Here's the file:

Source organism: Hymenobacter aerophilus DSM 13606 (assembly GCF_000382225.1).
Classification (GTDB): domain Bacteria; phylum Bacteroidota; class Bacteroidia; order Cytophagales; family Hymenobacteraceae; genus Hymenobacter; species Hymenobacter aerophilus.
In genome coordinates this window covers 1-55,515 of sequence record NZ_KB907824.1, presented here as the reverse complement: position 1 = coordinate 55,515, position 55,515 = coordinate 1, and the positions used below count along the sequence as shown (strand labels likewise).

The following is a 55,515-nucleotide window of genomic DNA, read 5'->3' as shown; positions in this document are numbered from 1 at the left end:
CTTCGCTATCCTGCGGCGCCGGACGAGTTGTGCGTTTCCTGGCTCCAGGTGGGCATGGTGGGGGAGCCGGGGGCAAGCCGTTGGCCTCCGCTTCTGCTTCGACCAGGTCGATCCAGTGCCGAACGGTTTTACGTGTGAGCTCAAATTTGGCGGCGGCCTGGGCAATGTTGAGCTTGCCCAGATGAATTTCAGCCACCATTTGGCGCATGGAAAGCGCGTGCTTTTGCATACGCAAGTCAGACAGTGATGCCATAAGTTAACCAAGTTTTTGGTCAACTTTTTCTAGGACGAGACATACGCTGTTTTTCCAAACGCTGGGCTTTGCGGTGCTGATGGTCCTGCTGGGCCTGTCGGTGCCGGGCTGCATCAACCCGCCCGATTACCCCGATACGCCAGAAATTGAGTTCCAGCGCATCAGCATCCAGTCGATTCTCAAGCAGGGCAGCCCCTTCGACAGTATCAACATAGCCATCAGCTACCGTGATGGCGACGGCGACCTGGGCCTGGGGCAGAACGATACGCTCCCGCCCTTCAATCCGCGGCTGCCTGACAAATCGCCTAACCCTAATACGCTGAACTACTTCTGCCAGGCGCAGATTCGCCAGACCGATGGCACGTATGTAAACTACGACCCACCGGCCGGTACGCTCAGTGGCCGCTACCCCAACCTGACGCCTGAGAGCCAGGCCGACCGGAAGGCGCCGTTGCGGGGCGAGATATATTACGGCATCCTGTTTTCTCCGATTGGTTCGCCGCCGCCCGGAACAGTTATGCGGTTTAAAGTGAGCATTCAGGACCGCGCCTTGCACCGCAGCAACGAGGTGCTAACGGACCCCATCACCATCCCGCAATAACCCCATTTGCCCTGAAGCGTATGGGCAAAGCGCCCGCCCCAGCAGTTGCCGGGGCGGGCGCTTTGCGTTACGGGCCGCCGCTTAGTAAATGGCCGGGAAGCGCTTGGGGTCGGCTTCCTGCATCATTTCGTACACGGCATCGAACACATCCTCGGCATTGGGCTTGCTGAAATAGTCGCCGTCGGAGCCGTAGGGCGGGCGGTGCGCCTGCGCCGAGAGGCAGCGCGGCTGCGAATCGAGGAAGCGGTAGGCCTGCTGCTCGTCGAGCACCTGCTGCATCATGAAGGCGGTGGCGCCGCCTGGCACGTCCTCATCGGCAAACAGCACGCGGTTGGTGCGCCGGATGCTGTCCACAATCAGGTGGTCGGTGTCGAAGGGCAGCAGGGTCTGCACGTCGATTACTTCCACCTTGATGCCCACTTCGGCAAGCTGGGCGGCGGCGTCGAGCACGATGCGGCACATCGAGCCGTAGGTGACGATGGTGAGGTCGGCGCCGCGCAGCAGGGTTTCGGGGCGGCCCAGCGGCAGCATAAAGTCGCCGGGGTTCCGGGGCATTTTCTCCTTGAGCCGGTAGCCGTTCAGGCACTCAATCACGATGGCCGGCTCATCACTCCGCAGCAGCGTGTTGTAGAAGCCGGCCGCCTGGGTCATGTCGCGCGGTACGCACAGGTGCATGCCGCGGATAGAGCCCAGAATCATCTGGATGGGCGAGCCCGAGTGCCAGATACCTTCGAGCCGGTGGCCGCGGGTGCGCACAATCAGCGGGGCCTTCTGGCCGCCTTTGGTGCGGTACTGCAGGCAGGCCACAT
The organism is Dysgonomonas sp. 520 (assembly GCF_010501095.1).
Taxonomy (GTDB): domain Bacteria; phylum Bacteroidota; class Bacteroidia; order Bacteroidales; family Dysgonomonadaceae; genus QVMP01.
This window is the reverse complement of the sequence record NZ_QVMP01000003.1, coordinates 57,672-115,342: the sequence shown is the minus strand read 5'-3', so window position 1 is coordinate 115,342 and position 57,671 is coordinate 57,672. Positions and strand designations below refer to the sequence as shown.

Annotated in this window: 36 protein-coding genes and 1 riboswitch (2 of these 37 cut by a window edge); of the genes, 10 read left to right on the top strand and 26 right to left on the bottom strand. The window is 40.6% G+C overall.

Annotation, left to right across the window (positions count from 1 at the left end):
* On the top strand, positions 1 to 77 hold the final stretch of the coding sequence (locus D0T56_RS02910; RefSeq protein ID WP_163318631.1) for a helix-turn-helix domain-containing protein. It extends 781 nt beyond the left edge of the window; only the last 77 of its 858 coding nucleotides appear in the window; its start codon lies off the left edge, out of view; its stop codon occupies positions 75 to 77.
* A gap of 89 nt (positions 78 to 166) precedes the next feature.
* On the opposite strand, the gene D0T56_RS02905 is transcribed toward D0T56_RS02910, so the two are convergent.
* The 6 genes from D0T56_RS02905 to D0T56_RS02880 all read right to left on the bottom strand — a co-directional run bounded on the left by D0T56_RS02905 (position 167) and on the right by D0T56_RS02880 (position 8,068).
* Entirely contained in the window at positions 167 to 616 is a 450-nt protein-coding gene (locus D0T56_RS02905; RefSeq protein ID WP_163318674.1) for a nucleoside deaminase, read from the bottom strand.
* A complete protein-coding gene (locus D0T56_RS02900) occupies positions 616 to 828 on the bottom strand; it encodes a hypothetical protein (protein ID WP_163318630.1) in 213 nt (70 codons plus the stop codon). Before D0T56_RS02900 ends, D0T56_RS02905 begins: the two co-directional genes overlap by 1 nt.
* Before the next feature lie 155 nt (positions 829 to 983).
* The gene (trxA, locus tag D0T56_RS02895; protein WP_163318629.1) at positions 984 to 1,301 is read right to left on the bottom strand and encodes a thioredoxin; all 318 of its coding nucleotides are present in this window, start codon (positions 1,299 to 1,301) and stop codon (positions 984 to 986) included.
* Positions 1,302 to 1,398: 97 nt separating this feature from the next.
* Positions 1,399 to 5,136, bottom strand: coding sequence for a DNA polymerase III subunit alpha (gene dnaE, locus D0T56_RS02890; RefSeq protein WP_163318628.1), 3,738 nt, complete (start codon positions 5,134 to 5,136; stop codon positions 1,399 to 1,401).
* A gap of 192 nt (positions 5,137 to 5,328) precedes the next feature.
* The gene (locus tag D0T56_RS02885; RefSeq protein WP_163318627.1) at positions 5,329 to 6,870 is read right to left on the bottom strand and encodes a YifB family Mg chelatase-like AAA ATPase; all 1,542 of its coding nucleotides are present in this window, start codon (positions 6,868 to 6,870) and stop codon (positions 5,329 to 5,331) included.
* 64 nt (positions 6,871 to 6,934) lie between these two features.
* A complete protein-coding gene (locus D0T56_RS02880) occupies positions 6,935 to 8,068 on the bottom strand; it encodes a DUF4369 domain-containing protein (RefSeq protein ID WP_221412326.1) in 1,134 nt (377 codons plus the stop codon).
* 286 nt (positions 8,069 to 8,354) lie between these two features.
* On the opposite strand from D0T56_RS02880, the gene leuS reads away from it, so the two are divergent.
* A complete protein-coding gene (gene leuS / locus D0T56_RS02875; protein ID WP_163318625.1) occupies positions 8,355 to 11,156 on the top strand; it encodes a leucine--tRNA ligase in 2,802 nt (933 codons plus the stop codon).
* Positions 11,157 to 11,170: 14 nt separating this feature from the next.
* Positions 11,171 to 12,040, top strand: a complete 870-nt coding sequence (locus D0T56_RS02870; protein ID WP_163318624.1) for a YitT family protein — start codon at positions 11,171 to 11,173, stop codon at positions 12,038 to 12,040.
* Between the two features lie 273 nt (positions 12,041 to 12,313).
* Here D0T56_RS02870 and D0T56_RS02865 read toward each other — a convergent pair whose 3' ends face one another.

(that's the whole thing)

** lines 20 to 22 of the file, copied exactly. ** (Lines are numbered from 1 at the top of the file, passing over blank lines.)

* Positions 1,399 to 5,136, bottom strand: coding sequence for a DNA polymerase III subunit alpha (gene dnaE, locus D0T56_RS02890; RefSeq protein WP_163318628.1), 3,738 nt, complete (start codon positions 5,134 to 5,136; stop codon positions 1,399 to 1,401).
* A gap of 192 nt (positions 5,137 to 5,328) precedes the next feature.
* The gene (locus tag D0T56_RS02885; RefSeq protein WP_163318627.1) at positions 5,329 to 6,870 is read right to left on the bottom strand and encodes a YifB family Mg chelatase-like AAA ATPase; all 1,542 of its coding nucleotides are present in this window, start codon (positions 6,868 to 6,870) and stop codon (positions 5,329 to 5,331) included.